Wetland Winter Wonderland

Assistant Resource Manager

A frozen wetland at Battelle Darby Creek Metro Park. Photo Elaine Hall

If you’ve ever walked around a wetland during the winter, you might have discovered the wonders of an ice-covered pool, and tried to imagine what lies below. Wetlands, once teeming with never-ending life, may seem to have just come to a halt during the wintery season. You begin to crunch through the snow and notice a variety of wildlife tracks, and you may hear the muffled sounds of hungry birds feeding off the berries of various trees and shrubs surrounding the wetland.

A wetland is considered an ecosystem, which is a unique system that works cohesively with the landscape, flora and fauna, and weather. The ecosystem services are those benefits that we and the environment derive from these ecosystems, such as flood mitigation, carbon sequestration, wildlife habitat, aesthetic beauty and so much more. During winter, the wetland takes on a whole different approach than of that during spring, summer and fall. Winter brings waterfowl like ducks, swans and Canada geese to frequent these wetlands, where they can restore lost energy reserves from migration by feeding on the various plants and insects that are available to them. This aids in their ability to store up energy reserves to fight off dramatic shifts in temperature and climate conditions.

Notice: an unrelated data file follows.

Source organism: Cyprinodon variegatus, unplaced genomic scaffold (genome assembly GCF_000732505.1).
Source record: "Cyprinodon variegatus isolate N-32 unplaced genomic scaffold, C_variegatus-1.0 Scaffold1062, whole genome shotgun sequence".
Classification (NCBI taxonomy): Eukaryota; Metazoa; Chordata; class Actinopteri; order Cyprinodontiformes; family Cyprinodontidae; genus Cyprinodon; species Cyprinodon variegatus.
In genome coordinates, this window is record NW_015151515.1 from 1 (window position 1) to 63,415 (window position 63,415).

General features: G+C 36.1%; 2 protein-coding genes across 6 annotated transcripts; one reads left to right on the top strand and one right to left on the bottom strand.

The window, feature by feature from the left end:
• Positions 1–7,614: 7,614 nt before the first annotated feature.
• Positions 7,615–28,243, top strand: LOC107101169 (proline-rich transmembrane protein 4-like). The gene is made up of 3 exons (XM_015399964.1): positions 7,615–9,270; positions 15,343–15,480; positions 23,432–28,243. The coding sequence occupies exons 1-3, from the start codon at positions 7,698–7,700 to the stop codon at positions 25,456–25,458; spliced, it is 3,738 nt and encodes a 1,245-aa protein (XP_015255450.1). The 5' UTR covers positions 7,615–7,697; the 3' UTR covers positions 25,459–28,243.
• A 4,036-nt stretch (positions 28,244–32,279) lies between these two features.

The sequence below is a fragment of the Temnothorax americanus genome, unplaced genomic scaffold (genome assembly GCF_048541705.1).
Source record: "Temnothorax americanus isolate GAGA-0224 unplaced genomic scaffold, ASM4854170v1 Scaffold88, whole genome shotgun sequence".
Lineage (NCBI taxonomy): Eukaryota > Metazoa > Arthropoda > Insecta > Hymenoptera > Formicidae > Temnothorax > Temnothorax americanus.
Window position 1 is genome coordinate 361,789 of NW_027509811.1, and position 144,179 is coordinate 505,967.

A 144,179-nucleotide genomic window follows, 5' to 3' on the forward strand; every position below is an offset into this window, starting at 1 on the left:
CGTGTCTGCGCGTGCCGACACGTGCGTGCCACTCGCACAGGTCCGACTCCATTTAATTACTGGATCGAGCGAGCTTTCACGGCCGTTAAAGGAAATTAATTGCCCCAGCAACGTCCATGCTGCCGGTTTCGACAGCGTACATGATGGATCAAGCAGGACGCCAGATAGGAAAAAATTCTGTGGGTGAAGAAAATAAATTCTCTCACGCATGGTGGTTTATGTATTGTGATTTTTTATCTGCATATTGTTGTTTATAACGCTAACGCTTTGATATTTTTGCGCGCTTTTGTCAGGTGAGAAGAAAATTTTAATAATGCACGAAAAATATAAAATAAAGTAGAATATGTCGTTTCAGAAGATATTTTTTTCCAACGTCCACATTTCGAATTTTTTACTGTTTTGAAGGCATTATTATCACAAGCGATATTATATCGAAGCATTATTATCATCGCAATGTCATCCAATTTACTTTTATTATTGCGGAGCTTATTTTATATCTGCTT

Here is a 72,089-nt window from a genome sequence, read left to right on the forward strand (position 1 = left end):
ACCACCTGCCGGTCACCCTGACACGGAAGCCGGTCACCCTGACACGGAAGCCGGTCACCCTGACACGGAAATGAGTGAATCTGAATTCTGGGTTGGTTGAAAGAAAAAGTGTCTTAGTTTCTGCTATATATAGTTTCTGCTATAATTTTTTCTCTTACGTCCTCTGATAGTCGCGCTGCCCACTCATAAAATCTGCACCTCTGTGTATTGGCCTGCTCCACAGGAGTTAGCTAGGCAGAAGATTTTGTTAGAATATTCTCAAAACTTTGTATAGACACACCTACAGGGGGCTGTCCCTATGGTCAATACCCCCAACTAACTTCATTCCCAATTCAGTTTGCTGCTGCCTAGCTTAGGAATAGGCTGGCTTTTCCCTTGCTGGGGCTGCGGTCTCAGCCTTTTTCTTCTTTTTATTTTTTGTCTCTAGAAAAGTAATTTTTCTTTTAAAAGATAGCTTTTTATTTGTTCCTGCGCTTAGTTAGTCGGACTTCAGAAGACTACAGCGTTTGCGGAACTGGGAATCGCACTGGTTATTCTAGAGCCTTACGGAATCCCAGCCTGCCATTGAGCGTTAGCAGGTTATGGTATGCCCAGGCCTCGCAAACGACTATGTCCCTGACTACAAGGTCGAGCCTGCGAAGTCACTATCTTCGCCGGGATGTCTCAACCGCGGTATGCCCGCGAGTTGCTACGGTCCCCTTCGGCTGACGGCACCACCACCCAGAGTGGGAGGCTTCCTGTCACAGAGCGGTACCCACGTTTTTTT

Insects that are found throughout the year, like the dragonfly nymphs and predatory beetles, are still there in winter, often taking a pause in their life cycle through one stage or another. Emergent plants, those found on the surface of the water or on the fringe of the wetland, lie dormant awaiting the warmer temperatures of spring, when they will germinate once more. Wildlife frequent these areas too, as they forage for food and places to rest. Often, you can see the tracks of such activity in or near the wetland itself. If you are lucky enough, you might see an imprint that depicts the recent presence of a bird of prey seeking it’s next meal.

A perfect impression of a bird of prey’s wings is left in the snow after it swooped to capture a meal. Photo Elaine Hall